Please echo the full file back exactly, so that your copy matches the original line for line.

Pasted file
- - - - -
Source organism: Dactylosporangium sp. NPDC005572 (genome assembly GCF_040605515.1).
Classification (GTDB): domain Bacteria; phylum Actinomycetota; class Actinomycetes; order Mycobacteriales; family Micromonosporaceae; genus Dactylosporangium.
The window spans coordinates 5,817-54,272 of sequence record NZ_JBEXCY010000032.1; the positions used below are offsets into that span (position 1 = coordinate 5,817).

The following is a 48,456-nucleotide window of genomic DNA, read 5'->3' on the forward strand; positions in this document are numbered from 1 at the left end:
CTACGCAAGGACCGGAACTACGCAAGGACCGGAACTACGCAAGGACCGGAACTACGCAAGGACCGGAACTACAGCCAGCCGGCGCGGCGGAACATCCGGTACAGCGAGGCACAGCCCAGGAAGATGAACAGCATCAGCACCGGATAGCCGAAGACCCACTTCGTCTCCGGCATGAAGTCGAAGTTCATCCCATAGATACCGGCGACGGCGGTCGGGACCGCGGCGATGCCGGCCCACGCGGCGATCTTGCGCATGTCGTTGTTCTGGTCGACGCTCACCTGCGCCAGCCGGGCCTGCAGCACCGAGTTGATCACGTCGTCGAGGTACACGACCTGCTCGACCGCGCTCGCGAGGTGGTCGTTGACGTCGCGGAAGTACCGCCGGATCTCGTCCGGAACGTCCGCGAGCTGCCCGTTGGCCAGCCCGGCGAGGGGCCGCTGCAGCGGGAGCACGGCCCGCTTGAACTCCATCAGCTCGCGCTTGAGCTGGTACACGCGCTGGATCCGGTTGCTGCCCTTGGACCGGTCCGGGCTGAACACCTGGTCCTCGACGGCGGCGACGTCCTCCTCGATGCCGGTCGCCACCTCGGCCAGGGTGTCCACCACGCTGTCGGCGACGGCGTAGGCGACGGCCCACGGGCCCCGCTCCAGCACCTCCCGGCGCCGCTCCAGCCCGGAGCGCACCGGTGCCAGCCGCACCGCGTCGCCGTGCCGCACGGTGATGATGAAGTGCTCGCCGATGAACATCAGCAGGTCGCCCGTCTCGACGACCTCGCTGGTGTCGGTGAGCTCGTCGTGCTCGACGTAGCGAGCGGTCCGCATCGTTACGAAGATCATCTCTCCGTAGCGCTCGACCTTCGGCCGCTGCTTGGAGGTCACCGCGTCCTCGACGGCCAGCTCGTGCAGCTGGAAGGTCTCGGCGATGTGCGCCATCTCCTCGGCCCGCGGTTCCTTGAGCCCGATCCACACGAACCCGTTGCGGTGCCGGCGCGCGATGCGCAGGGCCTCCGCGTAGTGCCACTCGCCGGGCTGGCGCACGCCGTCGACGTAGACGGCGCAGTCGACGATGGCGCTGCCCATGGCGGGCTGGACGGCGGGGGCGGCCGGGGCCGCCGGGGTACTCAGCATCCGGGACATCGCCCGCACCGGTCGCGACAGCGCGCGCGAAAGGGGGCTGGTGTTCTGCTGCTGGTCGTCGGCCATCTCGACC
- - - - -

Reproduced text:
Source organism: Dactylosporangium sp. NPDC005572 (genome assembly GCF_040605515.1).
Classification (GTDB): domain Bacteria; phylum Actinomycetota; class Actinomycetes; order Mycobacteriales; family Micromonosporaceae; genus Dactylosporangium.
The window spans coordinates 5,817-54,272 of sequence record NZ_JBEXCY010000032.1; the positions used below are offsets into that span (position 1 = coordinate 5,817).

The following is a 48,456-nucleotide window of genomic DNA, read 5'->3' on the forward strand; positions in this document are numbered from 1 at the left end:
CTACGCAAGGACCGGAACTACGCAAGGACCGGAACTACGCAAGGACCGGAACTACGCAAGGACCGGAACTACAGCCAGCCGGCGCGGCGGAACATCCGGTACAGCGAGGCACAGCCCAGGAAGATGAACAGCATCAGCACCGGATAGCCGAAGACCCACTTCGTCTCCGGCATGAAGTCGAAGTTCATCCCATAGATACCGGCGACGGCGGTCGGGACCGCGGCGATGCCGGCCCACGCGGCGATCTTGCGCATGTCGTTGTTCTGGTCGACGCTCACCTGCGCCAGCCGGGCCTGCAGCACCGAGTTGATCACGTCGTCGAGGTACACGACCTGCTCGACCGCGCTCGCGAGGTGGTCGTTGACGTCGCGGAAGTACCGCCGGATCTCGTCCGGAACGTCCGCGAGCTGCCCGTTGGCCAGCCCGGCGAGGGGCCGCTGCAGCGGGAGCACGGCCCGCTTGAACTCCATCAGCTCGCGCTTGAGCTGGTACACGCGCTGGATCCGGTTGCTGCCCTTGGACCGGTCCGGGCTGAACACCTGGTCCTCGACGGCGGCGACGTCCTCCTCGATGCCGGTCGCCACCTCGGCCAGGGTGTCCACCACGCTGTCGGCGACGGCGTAGGCGACGGCCCACGGGCCCCGCTCCAGCACCTCCCGGCGCCGCTCCAGCCCGGAGCGCACCGGTGCCAGCCGCACCGCGTCGCCGTGCCGCACGGTGATGATGAAGTGCTCGCCGATGAACATCAGCAGGTCGCCCGTCTCGACGACCTCGCTGGTGTCGGTGAGCTCGTCGTGCTCGACGTAGCGAGCGGTCCGCATCGTTACGAAGATCATCTCTCCGTAGCGCTCGACCTTCGGCCGCTGCTTGGAGGTCACCGCGTCCTCGACGGCCAGCTCGTGCAGCTGGAAGGTCTCGGCGATGTGCGCCATCTCCTCGGCCCGCGGTTCCTTGAGCCCGATCCACACGAACCCGTTGCGGTGCCGGCGCGCGATGCGCAGGGCCTCCGCGTAGTGCCACTCGCCGGGCTGGCGCACGCCGTCGACGTAGACGGCGCAGTCGACGATGGCGCTGCCCATGGCGGGCTGGACGGCGGGGGCGGCCGGGGCCGCCGGGGTACTCAGCATCCGGGACATCGCCCGCACCGGTCGCGACAGCGCGCGCGAAAGGGGGCTGGTGTTCTGCTGCTGGTCGTCGGCCATCTCGACC